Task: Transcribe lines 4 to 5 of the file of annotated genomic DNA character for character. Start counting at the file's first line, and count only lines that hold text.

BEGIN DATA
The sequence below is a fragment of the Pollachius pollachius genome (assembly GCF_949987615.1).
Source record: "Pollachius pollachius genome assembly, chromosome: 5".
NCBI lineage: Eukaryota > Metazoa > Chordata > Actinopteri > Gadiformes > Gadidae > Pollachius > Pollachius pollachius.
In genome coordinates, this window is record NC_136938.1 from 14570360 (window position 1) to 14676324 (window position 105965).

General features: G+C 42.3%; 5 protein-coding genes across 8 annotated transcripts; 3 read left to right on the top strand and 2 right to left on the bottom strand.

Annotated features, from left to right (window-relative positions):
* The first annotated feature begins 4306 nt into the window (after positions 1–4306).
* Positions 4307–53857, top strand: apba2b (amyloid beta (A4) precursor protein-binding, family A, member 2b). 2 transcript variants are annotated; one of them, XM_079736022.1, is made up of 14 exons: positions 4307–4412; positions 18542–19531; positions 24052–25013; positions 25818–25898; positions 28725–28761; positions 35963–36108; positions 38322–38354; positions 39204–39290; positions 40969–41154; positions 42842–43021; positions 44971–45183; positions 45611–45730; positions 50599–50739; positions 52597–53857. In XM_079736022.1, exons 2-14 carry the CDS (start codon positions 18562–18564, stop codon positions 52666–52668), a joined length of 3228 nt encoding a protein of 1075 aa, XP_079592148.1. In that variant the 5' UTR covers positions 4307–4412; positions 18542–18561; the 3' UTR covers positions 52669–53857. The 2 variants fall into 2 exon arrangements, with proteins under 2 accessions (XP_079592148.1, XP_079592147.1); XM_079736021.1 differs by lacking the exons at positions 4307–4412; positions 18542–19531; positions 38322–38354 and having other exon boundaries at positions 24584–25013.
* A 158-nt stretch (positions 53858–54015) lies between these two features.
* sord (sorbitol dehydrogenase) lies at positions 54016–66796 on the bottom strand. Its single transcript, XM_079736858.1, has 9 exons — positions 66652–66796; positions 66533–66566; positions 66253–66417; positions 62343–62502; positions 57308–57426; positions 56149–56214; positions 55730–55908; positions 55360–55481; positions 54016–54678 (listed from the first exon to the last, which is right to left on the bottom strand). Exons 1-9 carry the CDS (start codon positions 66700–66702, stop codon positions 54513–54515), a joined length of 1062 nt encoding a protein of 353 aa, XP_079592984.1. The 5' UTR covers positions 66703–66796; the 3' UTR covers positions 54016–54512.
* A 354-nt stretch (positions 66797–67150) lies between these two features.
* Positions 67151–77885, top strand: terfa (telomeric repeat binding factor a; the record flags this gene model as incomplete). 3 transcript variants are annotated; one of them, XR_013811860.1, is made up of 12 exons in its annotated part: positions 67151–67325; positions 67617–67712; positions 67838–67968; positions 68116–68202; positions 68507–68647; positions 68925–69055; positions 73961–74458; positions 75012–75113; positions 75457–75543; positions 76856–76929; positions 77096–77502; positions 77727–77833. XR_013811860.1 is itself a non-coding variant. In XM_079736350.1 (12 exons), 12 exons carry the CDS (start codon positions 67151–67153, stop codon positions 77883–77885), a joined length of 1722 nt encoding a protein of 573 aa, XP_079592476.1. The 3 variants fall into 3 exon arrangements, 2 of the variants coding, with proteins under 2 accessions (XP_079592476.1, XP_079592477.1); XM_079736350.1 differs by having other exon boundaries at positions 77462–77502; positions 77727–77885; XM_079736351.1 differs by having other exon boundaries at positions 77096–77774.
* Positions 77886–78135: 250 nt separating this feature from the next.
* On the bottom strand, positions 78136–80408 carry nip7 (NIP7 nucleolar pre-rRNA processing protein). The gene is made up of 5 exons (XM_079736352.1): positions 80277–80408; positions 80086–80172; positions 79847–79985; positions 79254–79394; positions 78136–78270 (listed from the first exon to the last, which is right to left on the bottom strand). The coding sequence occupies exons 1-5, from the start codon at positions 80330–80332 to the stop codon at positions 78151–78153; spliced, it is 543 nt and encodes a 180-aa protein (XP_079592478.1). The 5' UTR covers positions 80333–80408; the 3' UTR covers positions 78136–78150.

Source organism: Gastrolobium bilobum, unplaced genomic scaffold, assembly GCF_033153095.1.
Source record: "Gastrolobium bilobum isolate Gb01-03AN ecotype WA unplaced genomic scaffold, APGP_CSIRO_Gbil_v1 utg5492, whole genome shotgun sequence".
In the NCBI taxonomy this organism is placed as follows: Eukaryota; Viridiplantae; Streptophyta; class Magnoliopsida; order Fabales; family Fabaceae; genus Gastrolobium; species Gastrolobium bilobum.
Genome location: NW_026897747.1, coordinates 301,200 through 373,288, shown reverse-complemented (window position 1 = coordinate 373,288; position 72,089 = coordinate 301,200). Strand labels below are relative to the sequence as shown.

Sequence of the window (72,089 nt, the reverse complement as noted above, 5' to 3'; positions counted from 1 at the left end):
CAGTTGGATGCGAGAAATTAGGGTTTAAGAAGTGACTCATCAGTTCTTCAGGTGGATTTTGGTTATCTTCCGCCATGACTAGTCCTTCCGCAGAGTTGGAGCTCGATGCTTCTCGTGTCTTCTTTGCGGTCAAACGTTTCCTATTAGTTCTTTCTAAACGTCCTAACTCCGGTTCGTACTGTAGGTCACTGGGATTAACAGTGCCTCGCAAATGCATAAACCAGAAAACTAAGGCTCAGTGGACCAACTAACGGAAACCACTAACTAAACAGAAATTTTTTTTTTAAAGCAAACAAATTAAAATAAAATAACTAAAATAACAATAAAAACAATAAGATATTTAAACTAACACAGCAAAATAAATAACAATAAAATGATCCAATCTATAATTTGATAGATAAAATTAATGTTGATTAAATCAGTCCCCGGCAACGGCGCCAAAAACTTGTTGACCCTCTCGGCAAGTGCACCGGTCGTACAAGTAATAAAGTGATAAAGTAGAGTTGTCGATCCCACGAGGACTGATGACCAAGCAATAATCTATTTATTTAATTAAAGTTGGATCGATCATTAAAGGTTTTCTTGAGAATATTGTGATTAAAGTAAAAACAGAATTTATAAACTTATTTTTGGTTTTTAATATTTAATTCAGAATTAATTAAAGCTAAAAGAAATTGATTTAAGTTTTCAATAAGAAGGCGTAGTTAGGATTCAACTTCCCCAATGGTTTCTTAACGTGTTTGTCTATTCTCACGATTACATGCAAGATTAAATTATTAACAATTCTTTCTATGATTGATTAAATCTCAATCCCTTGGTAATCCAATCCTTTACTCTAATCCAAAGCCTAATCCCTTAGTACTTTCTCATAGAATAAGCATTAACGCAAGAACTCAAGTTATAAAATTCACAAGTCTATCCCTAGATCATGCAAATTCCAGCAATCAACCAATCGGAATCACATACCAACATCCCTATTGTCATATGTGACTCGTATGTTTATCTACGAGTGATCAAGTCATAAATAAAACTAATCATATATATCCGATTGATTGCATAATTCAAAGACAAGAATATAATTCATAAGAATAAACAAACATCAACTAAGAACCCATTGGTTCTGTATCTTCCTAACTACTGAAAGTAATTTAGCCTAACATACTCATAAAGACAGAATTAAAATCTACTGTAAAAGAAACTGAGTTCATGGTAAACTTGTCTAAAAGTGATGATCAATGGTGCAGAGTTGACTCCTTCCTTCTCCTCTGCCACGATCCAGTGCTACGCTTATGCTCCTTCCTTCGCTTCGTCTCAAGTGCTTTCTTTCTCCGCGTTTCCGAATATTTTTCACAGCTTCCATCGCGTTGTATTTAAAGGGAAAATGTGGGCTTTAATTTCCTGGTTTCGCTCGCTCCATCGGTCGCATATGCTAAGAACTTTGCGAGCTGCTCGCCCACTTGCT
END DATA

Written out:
In genome coordinates, this window is record NC_136938.1 from 14570360 (window position 1) to 14676324 (window position 105965).

General features: G+C 42.3%; 5 protein-coding genes across 8 annotated transcripts; 3 read left to right on the top strand and 2 right to left on the bottom strand.